Ecofeminism: My Perspective

It’s been a long time coming, but here’s my take on ecofeminism.

It is possible to be an ecofeminist and to be scientifically literate, have thoughts grounded in reality, and not buy into old ideas of gender. But that’s not all that’s needed to improve ecofeminism, and the way it’s perceived: We need to ditch essentialist, and black-and-white, thinking, while recognizing the difference between recognizing nuance and making arguments to moderation; we need to do away with logical fallacies, such as the appeal to ‘ancient wisdom’, and to start making actual arguments; and we need to stop romanticizing ‘traditional’ ways of doing things–in any area of the world–while demonizing modern conveniences such as machines, and recognize the benefits science and technology provide, while understanding science and technology are merely tools.

As far as I’m concerned, the world needs an ecofeminism whose proponents understand how science and technology work and don’t subscribe to, or promote, mysticism, but also understand science and technology have to go hand-in-hand with political will and action, businesses modifying their model (profit-making) and people, especially those with privilege, changing our attitudes and behaviours. We also need to change the image the public has of ecofeminists and others who want to change the status quo, chiefly to make these movements more inclusive to everyone.

All My Thoughts on Globalization

Talk on this subject has been dormant within the circles I move in here in Vancouver, but I’m sure the topic will come up again before long–this is Vancouver, after all, and people here who style themselves activists have a real bone to pick with globalization–or, rather, what they think it is. So, before that happens, I’ll tell you all my thoughts (right now) on globalization.

Wikipedia defines globalization as ‘the process of international integration arising from the interchange of world views (sic), products, ideas, and other aspects of culture.’ This integration and interchange has occurred for thousands of years, at least since the Middle Ages, if not earlier. Sure, much of globalization from the Middle Ages to the nineteenth century manifested in the form of imperialism, but discoveries were made and exchanges took place. Now, in the age of air travel and the Internet, globalization is inevitable. Thanks to today’s technology and communications infrastructure, the world is growing increasingly interconnected and pluralistic. It even helps with activism, by enabling activists to coordinate their activities via the Internet–the 1999 protest against the World Trade Organization in Seattle, for instance.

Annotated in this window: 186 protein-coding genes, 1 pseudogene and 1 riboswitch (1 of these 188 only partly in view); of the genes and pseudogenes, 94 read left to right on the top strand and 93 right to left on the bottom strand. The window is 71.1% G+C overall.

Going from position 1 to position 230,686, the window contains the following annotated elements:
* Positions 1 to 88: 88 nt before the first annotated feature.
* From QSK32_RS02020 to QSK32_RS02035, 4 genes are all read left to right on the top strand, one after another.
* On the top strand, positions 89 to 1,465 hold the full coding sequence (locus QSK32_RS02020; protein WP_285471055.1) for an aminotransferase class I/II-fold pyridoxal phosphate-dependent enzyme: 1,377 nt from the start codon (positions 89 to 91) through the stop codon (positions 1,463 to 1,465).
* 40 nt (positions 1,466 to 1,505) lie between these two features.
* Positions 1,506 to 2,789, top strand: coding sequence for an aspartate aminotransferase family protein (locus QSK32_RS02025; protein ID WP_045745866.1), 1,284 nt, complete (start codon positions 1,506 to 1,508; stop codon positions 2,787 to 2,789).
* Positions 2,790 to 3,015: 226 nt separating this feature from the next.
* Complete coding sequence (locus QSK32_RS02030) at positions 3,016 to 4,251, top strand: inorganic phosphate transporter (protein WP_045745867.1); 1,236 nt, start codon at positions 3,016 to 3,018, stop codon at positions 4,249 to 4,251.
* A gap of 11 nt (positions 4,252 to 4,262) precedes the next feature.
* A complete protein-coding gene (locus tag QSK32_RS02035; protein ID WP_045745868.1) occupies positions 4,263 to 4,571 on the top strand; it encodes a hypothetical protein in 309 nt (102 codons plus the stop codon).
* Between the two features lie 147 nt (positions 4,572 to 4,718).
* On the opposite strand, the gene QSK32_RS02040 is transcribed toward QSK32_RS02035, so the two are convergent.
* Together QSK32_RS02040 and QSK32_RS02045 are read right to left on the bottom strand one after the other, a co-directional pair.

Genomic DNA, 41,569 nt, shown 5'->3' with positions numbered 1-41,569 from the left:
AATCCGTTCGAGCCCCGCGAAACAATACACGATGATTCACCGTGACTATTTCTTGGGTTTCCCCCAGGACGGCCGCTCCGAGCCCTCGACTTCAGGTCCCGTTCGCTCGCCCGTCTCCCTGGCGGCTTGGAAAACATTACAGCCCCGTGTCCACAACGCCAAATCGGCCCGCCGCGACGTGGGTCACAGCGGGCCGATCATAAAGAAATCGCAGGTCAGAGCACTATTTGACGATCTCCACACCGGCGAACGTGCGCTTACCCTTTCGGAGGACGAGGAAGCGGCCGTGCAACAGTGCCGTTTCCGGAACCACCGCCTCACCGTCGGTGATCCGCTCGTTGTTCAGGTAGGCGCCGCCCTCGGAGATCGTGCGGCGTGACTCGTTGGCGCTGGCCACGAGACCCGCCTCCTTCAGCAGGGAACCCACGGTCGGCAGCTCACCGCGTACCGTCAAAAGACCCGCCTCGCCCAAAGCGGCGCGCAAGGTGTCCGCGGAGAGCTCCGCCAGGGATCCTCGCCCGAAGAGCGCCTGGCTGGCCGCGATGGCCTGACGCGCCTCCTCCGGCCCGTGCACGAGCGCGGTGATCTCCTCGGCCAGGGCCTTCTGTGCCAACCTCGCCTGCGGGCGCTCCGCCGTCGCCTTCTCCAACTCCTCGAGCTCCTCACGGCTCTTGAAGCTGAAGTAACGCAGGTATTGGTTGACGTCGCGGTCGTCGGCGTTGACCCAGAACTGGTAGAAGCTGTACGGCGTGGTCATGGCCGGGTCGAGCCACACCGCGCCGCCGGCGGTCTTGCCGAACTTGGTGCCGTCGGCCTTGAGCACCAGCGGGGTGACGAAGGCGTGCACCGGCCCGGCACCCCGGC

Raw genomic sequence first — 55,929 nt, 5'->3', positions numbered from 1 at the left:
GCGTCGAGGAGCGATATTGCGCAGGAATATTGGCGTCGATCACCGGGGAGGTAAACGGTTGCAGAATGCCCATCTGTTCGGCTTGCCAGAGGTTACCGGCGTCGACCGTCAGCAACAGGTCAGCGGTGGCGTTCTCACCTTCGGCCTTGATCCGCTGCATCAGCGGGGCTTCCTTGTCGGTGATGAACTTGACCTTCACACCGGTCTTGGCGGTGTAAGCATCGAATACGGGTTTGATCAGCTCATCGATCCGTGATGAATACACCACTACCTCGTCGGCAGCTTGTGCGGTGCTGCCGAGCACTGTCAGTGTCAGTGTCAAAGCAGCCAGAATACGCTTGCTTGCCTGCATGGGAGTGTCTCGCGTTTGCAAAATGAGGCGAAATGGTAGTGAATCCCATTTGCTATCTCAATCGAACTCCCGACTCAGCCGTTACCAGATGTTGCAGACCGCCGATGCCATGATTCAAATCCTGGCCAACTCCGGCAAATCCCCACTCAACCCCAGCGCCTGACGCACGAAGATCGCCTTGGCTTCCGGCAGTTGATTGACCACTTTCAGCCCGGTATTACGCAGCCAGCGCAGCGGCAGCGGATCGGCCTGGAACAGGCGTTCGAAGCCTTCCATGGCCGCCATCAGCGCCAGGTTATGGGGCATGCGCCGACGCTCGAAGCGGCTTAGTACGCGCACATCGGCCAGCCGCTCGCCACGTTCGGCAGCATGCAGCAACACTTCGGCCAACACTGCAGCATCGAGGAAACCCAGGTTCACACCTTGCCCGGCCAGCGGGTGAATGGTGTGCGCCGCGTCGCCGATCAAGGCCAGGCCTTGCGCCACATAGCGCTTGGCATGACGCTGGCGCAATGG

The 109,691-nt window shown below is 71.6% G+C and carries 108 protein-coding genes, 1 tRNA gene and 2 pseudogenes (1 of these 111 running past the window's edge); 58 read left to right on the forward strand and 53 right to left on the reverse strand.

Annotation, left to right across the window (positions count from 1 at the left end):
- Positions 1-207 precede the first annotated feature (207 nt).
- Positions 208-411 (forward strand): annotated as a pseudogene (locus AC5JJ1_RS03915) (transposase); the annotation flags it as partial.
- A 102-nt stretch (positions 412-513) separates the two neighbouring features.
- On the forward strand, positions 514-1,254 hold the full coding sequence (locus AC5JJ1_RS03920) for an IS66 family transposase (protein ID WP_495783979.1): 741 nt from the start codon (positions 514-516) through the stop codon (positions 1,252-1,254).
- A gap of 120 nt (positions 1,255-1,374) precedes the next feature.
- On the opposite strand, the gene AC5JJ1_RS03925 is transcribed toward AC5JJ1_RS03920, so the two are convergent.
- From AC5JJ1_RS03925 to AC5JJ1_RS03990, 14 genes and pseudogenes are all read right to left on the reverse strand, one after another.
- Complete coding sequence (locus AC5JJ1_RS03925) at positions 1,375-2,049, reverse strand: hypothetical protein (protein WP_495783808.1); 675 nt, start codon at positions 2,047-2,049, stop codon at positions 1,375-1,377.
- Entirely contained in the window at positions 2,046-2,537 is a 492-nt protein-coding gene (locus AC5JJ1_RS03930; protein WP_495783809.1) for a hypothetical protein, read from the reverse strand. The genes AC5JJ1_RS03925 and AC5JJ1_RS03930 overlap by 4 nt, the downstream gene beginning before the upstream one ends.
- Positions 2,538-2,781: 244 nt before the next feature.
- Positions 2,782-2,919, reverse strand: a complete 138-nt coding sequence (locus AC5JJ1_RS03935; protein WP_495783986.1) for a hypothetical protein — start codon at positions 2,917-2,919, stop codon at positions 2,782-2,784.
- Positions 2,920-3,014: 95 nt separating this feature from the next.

Now I have to address a couple of major issues I have with those who bash globalization: first, the way they freak out when they see anyone in a different nation (especially if said nation is underdeveloped) wearing, say, a Roots or Abercrombie and Fitch T-shirt (with or without traditional garb) while themselves enjoying things such as sushi, yoga, or anime in their own backyards–apparently not realizing they can’t have their cake and eat it, too–and talk about the concept of globalization as if it’s not a system of give and take–in effect, confusing, and conflating, the definitions of globalization and imperialism, the latter of which is what they’re really against. The thing is, ‘globalization’ and ‘imperialism’ are not synonyms. Granted, globalization can be done better, by acknowledging power dynamics between nations and ensuring more developed nations don’t take advantage of less developed nations; however, the attitude of ‘what’s best for business’ being the highest priority, rather than globalization, has wreaked ecological, economic, social, and other forms of havoc. P.S.: Complaints about people in different nations wearing, eating, or using, etc. items made by North American, European, etc. companies just create a tempest in a teapot.

I’m all for calling out injustice and inequality. But let’s make sure we learn the definitions of the words we use, and stick to the real issues.